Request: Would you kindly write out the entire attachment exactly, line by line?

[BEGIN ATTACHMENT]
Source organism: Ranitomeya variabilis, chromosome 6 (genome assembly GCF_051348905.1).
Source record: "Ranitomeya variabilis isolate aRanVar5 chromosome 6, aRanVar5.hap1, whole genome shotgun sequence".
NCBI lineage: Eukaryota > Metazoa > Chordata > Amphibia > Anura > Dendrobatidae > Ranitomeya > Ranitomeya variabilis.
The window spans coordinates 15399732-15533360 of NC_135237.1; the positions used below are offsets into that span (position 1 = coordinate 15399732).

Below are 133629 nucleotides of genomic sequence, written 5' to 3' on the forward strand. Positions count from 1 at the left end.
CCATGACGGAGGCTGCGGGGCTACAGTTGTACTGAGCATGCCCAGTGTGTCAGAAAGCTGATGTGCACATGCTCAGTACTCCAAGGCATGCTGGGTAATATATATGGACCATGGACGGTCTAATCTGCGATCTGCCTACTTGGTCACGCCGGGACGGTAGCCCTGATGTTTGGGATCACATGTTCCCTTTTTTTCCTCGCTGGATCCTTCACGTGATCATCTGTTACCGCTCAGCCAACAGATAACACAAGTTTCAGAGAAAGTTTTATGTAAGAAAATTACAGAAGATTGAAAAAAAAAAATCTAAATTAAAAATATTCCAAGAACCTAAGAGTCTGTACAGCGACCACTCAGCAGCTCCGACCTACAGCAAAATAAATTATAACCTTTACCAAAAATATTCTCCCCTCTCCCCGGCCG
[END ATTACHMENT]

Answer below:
Source organism: Ranitomeya variabilis, chromosome 6 (genome assembly GCF_051348905.1).
Source record: "Ranitomeya variabilis isolate aRanVar5 chromosome 6, aRanVar5.hap1, whole genome shotgun sequence".
NCBI lineage: Eukaryota > Metazoa > Chordata > Amphibia > Anura > Dendrobatidae > Ranitomeya > Ranitomeya variabilis.
The window spans coordinates 15399732-15533360 of NC_135237.1; the positions used below are offsets into that span (position 1 = coordinate 15399732).

Below are 133629 nucleotides of genomic sequence, written 5' to 3' on the forward strand. Positions count from 1 at the left end.
CCATGACGGAGGCTGCGGGGCTACAGTTGTACTGAGCATGCCCAGTGTGTCAGAAAGCTGATGTGCACATGCTCAGTACTCCAAGGCATGCTGGGTAATATATATGGACCATGGACGGTCTAATCTGCGATCTGCCTACTTGGTCACGCCGGGACGGTAGCCCTGATGTTTGGGATCACATGTTCCCTTTTTTTCCTCGCTGGATCCTTCACGTGATCATCTGTTACCGCTCAGCCAACAGATAACACAAGTTTCAGAGAAAGTTTTATGTAAGAAAATTACAGAAGATTGAAAAAAAAAAATCTAAATTAAAAATATTCCAAGAACCTAAGAGTCTGTACAGCGACCACTCAGCAGCTCCGACCTACAGCAAAATAAATTATAACCTTTACCAAAAATATTCTCCCCTCTCCCCGGCCG